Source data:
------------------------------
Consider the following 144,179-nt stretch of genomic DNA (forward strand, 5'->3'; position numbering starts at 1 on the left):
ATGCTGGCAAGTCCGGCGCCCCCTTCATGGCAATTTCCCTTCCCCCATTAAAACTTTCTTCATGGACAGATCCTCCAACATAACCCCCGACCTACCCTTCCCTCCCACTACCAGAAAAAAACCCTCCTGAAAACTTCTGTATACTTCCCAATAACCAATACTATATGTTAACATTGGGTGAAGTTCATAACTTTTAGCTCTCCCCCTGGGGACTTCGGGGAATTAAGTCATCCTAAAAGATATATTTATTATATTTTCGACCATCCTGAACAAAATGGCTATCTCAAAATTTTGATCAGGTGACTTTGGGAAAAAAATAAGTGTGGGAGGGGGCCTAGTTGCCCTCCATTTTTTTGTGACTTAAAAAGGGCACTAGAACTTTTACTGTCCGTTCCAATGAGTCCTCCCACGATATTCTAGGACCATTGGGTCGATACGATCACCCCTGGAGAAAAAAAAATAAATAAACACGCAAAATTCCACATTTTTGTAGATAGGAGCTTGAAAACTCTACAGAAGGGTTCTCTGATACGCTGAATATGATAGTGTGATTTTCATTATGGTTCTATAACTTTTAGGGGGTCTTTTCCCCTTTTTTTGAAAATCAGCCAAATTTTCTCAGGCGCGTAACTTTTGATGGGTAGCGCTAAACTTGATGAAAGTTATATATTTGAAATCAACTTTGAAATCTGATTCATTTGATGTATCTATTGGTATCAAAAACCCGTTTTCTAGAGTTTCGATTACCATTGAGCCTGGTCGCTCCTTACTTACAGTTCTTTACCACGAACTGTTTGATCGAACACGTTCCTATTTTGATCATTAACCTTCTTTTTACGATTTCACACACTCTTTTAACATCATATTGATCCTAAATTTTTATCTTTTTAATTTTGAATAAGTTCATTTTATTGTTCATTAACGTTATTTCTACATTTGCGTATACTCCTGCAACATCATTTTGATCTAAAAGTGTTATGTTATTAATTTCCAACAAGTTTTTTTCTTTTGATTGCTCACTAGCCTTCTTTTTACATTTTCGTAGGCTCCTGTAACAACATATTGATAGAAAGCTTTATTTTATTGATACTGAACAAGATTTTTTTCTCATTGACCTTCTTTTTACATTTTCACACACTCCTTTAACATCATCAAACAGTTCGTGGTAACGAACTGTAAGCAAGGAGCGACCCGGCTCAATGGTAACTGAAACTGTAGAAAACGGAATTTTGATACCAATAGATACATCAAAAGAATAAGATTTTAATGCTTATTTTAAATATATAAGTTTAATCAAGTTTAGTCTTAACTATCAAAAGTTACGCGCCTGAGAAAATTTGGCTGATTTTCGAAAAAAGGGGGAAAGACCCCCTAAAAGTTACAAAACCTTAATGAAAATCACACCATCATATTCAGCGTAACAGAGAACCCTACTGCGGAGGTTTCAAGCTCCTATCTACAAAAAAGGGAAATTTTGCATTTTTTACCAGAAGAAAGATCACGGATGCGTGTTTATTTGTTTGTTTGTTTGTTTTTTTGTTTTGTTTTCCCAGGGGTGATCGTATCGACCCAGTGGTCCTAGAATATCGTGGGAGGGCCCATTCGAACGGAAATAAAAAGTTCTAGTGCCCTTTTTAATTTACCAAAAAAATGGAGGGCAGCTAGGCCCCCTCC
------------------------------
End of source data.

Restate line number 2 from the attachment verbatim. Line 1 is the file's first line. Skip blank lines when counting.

ATGCTGGCAAGTCCGGCGCCCCCTTCATGGCAATTTCCCTTCCCCCATTAAAACTTTCTTCATGGACAGATCCTCCAACATAACCCCCGACCTACCCTTCCCTCCCACTACCAGAAAAAAACCCTCCTGAAAACTTCTGTATACTTCCCAATAACCAATACTATATGTTAACATTGGGTGAAGTTCATAACTTTTAGCTCTCCCCCTGGGGACTTCGGGGAATTAAGTCATCCTAAAAGATATATTTATTATATTTTCGACCATCCTGAACAAAATGGCTATCTCAAAATTTTGATCAGGTGACTTTGGGAAAAAAATAAGTGTGGGAGGGGGCCTAGTTGCCCTCCATTTTTTTGTGACTTAAAAAGGGCACTAGAACTTTTACTGTCCGTTCCAATGAGTCCTCCCACGATATTCTAGGACCATTGGGTCGATACGATCACCCCTGGAGAAAAAAAAATAAATAAACACGCAAAATTCCACATTTTTGTAGATAGGAGCTTGAAAACTCTACAGAAGGGTTCTCTGATACGCTGAATATGATAGTGTGATTTTCATTATGGTTCTATAACTTTTAGGGGGTCTTTTCCCCTTTTTTTGAAAATCAGCCAAATTTTCTCAGGCGCGTAACTTTTGATGGGTAGCGCTAAACTTGATGAAAGTTATATATTTGAAATCAACTTTGAAATCTGATTCATTTGATGTATCTATTGGTATCAAAAACCCGTTTTCTAGAGTTTCGATTACCATTGAGCCTGGTCGCTCCTTACTTACAGTTCTTTACCACGAACTGTTTGATCGAACACGTTCCTATTTTGATCATTAACCTTCTTTTTACGATTTCACACACTCTTTTAACATCATATTGATCCTAAATTTTTATCTTTTTAATTTTGAATAAGTTCATTTTATTGTTCATTAACGTTATTTCTACATTTGCGTATACTCCTGCAACATCATTTTGATCTAAAAGTGTTATGTTATTAATTTCCAACAAGTTTTTTTCTTTTGATTGCTCACTAGCCTTCTTTTTACATTTTCGTAGGCTCCTGTAACAACATATTGATAGAAAGCTTTATTTTATTGATACTGAACAAGATTTTTTTCTCATTGACCTTCTTTTTACATTTTCACACACTCCTTTAACATCATCAAACAGTTCGTGGTAACGAACTGTAAGCAAGGAGCGACCCGGCTCAATGGTAACTGAAACTGTAGAAAACGGAATTTTGATACCAATAGATACATCAAAAGAATAAGATTTTAATGCTTATTTTAAATATATAAGTTTAATCAAGTTTAGTCTTAACTATCAAAAGTTACGCGCCTGAGAAAATTTGGCTGATTTTCGAAAAAAGGGGGAAAGACCCCCTAAAAGTTACAAAACCTTAATGAAAATCACACCATCATATTCAGCGTAACAGAGAACCCTACTGCGGAGGTTTCAAGCTCCTATCTACAAAAAAGGGAAATTTTGCATTTTTTACCAGAAGAAAGATCACGGATGCGTGTTTATTTGTTTGTTTGTTTGTTTTTTTGTTTTGTTTTCCCAGGGGTGATCGTATCGACCCAGTGGTCCTAGAATATCGTGGGAGGGCCCATTCGAACGGAAATAAAAAGTTCTAGTGCCCTTTTTAATTTACCAAAAAAATGGAGGGCAGCTAGGCCCCCTCC